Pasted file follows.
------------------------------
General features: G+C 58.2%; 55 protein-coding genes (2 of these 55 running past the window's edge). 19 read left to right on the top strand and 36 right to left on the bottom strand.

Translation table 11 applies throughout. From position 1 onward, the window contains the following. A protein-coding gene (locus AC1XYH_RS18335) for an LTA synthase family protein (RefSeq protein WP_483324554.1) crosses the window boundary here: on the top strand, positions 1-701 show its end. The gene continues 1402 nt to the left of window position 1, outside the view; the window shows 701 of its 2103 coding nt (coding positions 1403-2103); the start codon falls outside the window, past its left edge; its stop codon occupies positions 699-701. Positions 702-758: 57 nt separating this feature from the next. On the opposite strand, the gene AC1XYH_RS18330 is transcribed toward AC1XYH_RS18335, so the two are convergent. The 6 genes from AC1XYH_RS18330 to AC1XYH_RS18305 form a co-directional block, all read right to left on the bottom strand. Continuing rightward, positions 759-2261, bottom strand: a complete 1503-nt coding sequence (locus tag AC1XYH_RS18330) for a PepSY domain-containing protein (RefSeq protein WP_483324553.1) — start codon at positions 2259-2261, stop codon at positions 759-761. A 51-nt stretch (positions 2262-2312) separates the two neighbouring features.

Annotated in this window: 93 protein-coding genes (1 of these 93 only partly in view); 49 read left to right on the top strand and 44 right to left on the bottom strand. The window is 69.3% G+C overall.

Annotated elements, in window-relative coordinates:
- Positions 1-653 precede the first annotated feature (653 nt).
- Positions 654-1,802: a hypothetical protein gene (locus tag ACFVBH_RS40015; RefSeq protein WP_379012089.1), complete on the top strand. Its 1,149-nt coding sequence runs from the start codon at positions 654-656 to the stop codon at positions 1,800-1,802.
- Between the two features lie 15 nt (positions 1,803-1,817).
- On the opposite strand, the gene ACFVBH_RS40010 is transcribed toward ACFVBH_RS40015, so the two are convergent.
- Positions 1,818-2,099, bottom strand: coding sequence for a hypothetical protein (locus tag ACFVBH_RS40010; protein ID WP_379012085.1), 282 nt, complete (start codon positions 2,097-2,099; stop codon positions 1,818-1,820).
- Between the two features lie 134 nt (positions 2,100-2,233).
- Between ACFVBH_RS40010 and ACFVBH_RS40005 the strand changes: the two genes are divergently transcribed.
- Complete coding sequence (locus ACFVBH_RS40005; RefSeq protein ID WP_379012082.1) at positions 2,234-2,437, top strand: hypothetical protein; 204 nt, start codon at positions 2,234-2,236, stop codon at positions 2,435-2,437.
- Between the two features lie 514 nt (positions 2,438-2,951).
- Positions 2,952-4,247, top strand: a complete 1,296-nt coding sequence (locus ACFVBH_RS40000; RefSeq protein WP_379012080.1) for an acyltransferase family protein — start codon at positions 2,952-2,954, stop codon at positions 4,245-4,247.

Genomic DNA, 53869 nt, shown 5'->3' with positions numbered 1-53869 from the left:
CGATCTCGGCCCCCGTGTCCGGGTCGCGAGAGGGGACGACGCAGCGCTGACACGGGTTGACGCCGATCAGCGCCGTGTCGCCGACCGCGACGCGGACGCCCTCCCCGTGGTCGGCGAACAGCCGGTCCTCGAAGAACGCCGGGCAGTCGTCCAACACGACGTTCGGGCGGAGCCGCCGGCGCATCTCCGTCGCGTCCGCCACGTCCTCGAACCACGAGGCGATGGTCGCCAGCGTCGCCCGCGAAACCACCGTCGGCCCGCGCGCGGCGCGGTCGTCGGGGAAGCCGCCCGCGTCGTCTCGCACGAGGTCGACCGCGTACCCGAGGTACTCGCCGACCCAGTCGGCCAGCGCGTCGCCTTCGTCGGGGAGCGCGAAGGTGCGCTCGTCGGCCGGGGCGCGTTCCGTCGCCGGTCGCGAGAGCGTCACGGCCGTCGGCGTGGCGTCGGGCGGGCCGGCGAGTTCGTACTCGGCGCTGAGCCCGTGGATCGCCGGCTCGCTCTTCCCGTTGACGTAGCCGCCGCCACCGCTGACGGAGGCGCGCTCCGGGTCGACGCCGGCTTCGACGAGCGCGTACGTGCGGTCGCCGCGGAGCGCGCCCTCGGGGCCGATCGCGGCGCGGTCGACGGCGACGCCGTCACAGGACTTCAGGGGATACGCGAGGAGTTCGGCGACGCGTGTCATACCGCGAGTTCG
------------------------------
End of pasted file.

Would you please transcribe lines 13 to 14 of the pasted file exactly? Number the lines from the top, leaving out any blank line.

- Between the two features lie 514 nt (positions 2,438-2,951).
- Positions 2,952-4,247, top strand: a complete 1,296-nt coding sequence (locus ACFVBH_RS40000; RefSeq protein WP_379012080.1) for an acyltransferase family protein — start codon at positions 2,952-2,954, stop codon at positions 4,245-4,247.